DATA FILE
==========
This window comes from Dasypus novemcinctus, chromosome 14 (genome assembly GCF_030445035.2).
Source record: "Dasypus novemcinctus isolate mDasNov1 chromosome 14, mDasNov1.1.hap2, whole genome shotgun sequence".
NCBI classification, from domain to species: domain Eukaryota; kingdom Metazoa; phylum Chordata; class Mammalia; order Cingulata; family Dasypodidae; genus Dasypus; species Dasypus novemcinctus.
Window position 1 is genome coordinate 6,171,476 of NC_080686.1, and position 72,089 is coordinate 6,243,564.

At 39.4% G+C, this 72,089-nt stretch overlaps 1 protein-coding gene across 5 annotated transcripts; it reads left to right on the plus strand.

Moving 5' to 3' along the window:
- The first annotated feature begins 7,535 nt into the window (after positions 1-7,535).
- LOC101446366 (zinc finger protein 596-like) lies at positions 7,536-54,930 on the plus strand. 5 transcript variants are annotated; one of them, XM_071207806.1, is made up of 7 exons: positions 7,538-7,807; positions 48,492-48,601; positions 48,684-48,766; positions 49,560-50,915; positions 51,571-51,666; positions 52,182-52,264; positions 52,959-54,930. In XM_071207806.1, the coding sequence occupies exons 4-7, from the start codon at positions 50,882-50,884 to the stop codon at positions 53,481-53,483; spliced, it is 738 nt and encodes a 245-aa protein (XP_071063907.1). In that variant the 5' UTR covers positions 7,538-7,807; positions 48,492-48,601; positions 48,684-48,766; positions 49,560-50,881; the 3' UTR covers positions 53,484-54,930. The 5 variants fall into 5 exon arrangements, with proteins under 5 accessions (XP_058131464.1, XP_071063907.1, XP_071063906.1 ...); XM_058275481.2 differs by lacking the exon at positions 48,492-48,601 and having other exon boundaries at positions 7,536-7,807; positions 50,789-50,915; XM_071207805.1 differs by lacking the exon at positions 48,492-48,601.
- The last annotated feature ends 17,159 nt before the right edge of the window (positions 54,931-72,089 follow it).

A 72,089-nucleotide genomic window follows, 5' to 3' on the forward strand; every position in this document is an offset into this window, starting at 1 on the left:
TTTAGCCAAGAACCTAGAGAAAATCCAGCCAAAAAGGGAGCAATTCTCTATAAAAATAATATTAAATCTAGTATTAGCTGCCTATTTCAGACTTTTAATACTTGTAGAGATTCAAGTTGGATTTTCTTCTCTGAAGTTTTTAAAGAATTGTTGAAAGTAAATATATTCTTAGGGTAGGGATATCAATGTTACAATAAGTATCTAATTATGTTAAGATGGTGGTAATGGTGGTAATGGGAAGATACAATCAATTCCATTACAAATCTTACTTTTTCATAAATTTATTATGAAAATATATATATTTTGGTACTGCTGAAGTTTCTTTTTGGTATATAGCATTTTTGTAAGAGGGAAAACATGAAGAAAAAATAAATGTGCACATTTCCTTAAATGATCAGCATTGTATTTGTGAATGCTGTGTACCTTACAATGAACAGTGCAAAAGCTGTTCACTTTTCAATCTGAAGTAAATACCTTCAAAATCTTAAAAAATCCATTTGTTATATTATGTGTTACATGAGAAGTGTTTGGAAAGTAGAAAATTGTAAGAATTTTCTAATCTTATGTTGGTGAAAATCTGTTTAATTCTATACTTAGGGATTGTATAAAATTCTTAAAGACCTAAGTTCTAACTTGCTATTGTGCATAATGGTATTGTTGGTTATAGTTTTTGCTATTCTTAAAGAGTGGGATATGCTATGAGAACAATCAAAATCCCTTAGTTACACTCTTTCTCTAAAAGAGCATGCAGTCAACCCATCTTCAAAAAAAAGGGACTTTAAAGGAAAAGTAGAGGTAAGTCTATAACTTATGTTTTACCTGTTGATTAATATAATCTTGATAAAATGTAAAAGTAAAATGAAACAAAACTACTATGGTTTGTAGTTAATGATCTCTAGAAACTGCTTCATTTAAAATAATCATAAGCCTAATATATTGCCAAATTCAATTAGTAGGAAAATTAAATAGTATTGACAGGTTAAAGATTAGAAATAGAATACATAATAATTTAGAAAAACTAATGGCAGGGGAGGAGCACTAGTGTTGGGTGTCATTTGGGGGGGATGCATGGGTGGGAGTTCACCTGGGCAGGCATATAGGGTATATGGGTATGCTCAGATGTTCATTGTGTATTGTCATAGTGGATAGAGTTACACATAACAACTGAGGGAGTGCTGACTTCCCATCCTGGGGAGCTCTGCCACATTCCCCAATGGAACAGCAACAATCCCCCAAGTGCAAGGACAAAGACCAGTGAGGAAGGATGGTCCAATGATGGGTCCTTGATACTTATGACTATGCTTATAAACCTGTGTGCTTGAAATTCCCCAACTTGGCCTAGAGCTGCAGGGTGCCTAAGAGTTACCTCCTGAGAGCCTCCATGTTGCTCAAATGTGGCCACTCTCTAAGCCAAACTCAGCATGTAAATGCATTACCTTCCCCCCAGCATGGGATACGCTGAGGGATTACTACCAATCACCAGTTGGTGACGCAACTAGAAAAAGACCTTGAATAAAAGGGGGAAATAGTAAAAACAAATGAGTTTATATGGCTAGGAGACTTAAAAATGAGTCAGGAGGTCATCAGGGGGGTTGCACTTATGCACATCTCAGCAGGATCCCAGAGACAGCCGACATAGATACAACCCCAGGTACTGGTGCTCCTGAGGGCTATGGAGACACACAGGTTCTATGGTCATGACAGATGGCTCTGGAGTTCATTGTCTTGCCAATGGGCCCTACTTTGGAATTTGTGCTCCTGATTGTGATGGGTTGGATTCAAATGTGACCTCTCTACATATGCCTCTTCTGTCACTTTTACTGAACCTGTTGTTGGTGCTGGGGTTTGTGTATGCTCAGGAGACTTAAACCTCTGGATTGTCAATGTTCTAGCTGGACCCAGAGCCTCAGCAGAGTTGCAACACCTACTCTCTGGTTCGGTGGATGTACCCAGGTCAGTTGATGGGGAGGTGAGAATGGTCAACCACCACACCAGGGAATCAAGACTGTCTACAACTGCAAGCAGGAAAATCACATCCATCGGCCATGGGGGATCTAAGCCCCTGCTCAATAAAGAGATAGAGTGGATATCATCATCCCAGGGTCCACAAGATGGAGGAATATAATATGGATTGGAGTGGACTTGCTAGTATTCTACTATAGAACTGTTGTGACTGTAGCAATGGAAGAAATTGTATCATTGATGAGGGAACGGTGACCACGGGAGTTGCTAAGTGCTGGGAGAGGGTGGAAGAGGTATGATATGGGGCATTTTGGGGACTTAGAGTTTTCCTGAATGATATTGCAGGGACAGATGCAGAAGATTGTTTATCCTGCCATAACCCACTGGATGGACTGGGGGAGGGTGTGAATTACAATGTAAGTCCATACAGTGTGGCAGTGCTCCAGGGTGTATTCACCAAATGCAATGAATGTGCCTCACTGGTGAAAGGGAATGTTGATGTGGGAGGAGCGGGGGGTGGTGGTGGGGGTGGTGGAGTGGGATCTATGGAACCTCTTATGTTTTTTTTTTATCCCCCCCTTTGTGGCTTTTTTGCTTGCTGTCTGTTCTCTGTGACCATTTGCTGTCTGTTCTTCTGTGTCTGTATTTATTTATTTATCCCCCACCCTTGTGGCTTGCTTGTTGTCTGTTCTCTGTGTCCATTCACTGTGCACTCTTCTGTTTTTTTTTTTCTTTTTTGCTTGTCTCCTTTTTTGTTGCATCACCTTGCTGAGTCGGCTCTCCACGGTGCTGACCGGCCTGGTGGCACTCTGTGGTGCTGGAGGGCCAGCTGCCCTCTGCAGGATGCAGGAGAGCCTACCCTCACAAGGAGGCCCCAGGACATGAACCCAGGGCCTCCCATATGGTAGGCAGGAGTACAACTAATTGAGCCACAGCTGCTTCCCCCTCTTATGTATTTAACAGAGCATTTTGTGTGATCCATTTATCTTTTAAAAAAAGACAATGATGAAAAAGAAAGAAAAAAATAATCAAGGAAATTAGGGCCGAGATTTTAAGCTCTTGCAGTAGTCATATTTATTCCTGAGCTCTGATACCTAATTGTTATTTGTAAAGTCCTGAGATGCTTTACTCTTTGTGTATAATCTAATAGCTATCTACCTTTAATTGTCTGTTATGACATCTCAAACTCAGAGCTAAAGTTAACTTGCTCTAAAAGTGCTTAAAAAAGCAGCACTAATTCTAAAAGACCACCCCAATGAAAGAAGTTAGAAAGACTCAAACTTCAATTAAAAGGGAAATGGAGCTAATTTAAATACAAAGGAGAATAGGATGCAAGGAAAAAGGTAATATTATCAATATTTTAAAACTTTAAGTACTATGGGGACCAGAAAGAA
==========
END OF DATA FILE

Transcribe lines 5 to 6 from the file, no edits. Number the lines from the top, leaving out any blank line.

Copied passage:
At 39.4% G+C, this 72,089-nt stretch overlaps 1 protein-coding gene across 5 annotated transcripts; it reads left to right on the plus strand.

Moving 5' to 3' along the window: